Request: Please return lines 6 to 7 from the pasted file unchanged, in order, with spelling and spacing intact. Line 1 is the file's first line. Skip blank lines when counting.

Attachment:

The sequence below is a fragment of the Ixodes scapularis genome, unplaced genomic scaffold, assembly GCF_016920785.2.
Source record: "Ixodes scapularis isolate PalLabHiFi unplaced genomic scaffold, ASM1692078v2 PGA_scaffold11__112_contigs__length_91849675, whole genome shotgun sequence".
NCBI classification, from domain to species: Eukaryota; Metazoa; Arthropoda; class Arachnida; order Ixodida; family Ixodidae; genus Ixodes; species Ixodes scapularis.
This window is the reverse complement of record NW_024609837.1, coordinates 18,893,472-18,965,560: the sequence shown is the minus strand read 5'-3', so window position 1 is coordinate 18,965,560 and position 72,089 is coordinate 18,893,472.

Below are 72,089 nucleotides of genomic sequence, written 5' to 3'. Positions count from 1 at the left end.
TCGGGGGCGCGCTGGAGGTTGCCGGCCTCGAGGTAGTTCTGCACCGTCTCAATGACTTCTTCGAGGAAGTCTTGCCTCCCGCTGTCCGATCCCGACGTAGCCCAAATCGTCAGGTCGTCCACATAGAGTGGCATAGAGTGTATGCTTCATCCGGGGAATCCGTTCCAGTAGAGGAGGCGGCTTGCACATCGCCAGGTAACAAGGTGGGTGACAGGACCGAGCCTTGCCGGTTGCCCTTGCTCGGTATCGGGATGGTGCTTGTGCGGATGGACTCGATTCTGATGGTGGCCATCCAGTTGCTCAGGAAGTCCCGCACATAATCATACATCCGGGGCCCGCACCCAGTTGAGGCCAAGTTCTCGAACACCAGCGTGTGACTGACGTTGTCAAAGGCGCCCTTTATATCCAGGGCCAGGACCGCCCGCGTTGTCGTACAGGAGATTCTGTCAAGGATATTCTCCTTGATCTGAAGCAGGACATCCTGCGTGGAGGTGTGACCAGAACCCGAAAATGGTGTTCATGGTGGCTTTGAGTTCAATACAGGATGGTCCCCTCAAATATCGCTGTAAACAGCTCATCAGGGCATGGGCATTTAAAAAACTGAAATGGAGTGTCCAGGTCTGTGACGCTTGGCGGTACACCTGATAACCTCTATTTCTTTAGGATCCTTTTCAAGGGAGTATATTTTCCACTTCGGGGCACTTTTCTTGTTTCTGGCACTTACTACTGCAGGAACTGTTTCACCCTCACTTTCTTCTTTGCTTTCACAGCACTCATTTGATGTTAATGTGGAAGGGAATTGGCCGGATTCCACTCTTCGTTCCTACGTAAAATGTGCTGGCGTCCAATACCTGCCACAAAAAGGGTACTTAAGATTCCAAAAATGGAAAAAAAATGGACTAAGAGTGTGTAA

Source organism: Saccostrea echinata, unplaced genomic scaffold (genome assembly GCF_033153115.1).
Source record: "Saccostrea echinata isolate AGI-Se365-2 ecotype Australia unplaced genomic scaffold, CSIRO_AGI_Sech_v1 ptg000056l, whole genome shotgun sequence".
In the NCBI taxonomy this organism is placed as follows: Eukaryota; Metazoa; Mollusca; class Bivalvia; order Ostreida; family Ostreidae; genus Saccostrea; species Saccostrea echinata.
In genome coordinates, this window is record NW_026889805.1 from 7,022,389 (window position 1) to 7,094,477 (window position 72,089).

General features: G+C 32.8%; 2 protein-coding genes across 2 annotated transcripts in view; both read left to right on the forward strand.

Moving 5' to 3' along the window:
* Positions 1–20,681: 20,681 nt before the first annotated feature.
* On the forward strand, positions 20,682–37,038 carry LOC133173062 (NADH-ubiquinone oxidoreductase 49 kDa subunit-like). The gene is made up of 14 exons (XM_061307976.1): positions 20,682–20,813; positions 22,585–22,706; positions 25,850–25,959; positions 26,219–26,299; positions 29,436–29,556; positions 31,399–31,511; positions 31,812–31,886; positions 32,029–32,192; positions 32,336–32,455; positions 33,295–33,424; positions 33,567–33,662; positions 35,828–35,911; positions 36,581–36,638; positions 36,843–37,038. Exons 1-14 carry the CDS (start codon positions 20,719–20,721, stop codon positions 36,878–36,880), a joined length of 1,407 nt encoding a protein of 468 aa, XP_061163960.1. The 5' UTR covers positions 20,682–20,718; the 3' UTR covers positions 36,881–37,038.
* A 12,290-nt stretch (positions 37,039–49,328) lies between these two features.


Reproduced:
TCGGGGGCGCGCTGGAGGTTGCCGGCCTCGAGGTAGTTCTGCACCGTCTCAATGACTTCTTCGAGGAAGTCTTGCCTCCCGCTGTCCGATCCCGACGTAGCCCAAATCGTCAGGTCGTCCACATAGAGTGGCATAGAGTGTATGCTTCATCCGGGGAATCCGTTCCAGTAGAGGAGGCGGCTTGCACATCGCCAGGTAACAAGGTGGGTGACAGGACCGAGCCTTGCCGGTTGCCCTTGCTCGGTATCGGGATGGTGCTTGTGCGGATGGACTCGATTCTGATGGTGGCCATCCAGTTGCTCAGGAAGTCCCGCACATAATCATACATCCGGGGCCCGCACCCAGTTGAGGCCAAGTTCTCGAACACCAGCGTGTGACTGACGTTGTCAAAGGCGCCCTTTATATCCAGGGCCAGGACCGCCCGCGTTGTCGTACAGGAGATTCTGTCAAGGATATTCTCCTTGATCTGAAGCAGGACATCCTGCGTGGAGGTGTGACCAGAACCCGAAAATGGTGTTCATGGTGGCTTTGAGTTCAATACAGGATGGTCCCCTCAAATATCGCTGTAAACAGCTCATCAGGGCATGGGCATTTAAAAAACTGAAATGGAGTGTCCAGGTCTGTGACGCTTGGCGGTACACCTGATAACCTCTATTTCTTTAGGATCCTTTTCAAGGGAGTATATTTTCCACTTCGGGGCACTTTTCTTGTTTCTGGCACTTACTACTGCAGGAACTGTTTCACCCTCACTTTCTTCTTTGCTTTCACAGCACTCATTTGATGTTAATGTGGAAGGGAATTGGCCGGATTCCACTCTTCGTTCCTACGTAAAATGTGCTGGCGTCCAATACCTGCCACAAAAAGGGTACTTAAGATTCCAAAAATGGAAAAAAAATGGACTAAGAGTGTGTAA

Source organism: Saccostrea echinata, unplaced genomic scaffold (genome assembly GCF_033153115.1).